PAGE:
Another bulletin board asked team members to share their “Prescription for well-being.” Staff shared activities they enjoy doing outside of work, including “being grateful,” “snuggle time with my little ones,” “pedicures,” “eating cake,” and “spending time with family.” We encourage leaders to discuss the board themes with all of their team members during staff meetings and to give everyone an opportunity to share additional ideas.

To help enhance joy and serenity at work, we developed a bulletin board asking, “What fills your cup?” with a coffee-mug theme. We provided paper coffee beans and tea bags for team members to write what brings them joy. The corresponding activity was traveling around to the units with a cart of tea, coffee, and aromatherapy to pass out to team members during their shift.

Each time we change the bulletin board theme, we create a kit that includes all the necessary components of the board and a photo of a completed version for leaders to replicate on their unit. This is an important part of our sustainability plan; it encourages participation without requiring too much time away from other duties.

Make resilience intentional

Focusing on personal resilience and improving teamwork has been extremely rewarding for individual team members and the organization. Since launching focused resilience education in coordination with team training, we’ve seen significant improvement in resilience, teamwork, and safety climate in our organizational culture surveys. The feedback on each of the bulletin boards and activities has been positive, and the managers appreciate the kits we provide. We plan to repeat several of the popular activities at various points throughout the year. All of the activities are low cost and easy to replicate in any organization.

We’ve learned that a resilient workforce is the foundation for positive change within an organization. By focusing on personal well-being, we’ve seen our culture shift into one that supports positive relationships, values each team member, and accepts that none of us are superhuman. Knowing that teamwork is essential for safe, high-quality care, we strive to foster a positive environment coupled with providing staff with a common language through team training. By making resilience intentional, healthcare organizations can create a culture of well-being that positively impacts patients, their loved ones, and the team members who care for them.

Tammi P. Hicks is the administrative director at Duke University Health System in Raleigh, North Carolina. Melissa Sullivan is manager of patient safety at Duke Raleigh Hospital. J. Bryan Sexton is the director of the Duke Patient Safety Center at Duke University Health System and associate professor at Duke University School of Medicine. Kathryn C. Adair is the assistant director of research at the Duke Patient Safety Center at Duke University Health System.

Selected references

Agency for Healthcare Research and Quality. About TeamSTEPPS®. April 2017. ahrq.gov/teamstepps/about-teamstepps/index.html

Fredrickson BL. The role of positive emotions in positive psychology: The broaden-and-build theory of positive emotions. Am Psychol. 2001;56(3):218-26.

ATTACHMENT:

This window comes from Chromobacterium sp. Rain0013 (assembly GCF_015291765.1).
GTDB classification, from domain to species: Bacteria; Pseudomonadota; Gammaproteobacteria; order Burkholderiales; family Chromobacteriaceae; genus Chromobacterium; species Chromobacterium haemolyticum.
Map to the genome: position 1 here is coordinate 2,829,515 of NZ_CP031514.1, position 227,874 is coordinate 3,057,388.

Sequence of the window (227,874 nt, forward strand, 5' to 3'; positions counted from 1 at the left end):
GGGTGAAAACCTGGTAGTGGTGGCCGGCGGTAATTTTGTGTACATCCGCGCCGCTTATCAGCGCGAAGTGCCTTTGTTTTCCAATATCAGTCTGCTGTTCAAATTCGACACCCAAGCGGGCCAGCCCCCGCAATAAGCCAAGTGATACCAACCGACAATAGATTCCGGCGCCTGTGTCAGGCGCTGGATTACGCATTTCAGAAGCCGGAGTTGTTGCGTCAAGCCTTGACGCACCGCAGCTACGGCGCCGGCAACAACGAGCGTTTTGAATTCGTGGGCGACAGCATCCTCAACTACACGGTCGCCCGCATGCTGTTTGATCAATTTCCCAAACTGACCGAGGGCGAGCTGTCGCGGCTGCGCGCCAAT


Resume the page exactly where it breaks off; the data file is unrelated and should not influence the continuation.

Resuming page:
Hall LH, Johnson J, Watt I, Tsipa A, O’Connor DB. Healthcare staff wellbeing, burnout, and patient safety: A systematic review. PloS one. 2016;11(7):e0159015.

Moss M, Good VS, Gozal D, Kleinpell R, Sessler CN. A Critical Care Societies collaborative statement: Burnout syndrome in critical care health-care professionals. A call for action. Am J Respir Crit Care Med. 2016;194(1):106-13.

Rippstein-Leuenberger K, Mauthner O, Bryan Sexton J, Schwendimann R. A qualitative analysis of the Three Good Things intervention in healthcare workers. BMJ open. 2017; 7(5):e015826.

Seligman ME, Steen TA, Park N, Peterson C. Positive psychology progress: Empirical validation of interventions. Am Psychol. 2005; 60(5):410-21.

Sexton JB, Schwartz SP, Chadwick WA, et al. The associations between work-life balance behaviours, teamwork climate and safety climate: Cross-sectional survey introducing the work-life climate scale, psychometric properties, benchmarking data and future directions. BMJ Qual Saf. 2017;26(8):632-40.

Tawfik DS, Sexton JB, Adair KC, Kaplan HC, Profit J. Context in quality of care: Improving teamwork and resilience. Clin Perinatol. 2017;44(3):541-52.

Weaver SJ, Lubomski LH, Wilson RF, Pfoh ER, Martinez KA, Dy SM. Promoting a culture of safety as a patient safety strategy: A systematic review. Ann Intern Med. 2013; 158(5 pt 2):369-74.

Welp A, Meier LL, Manser T. Emotional exhaustion and workload predict clinician-rated and objective patient safety. Front Psychol. 2015;5:1573.


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1 Comment. Leave new

  • Terri Heningburg-Douglas
    September 28, 2020 11:02 pm

    After reading this article, I realized the efforts made to promote well-being in my work environment. As I visualize my surroundings at the hospital, I reflect on bulletin boards, cold water, and newspaper services provided by the volunteers—calendars for nurses week with pictures of the nurses showing pride in their work. Zumba, Thai Chi, and mindfulness exercises are offered by mental health to reduce stress. These programs exist and are needed to support the team and promote well-being.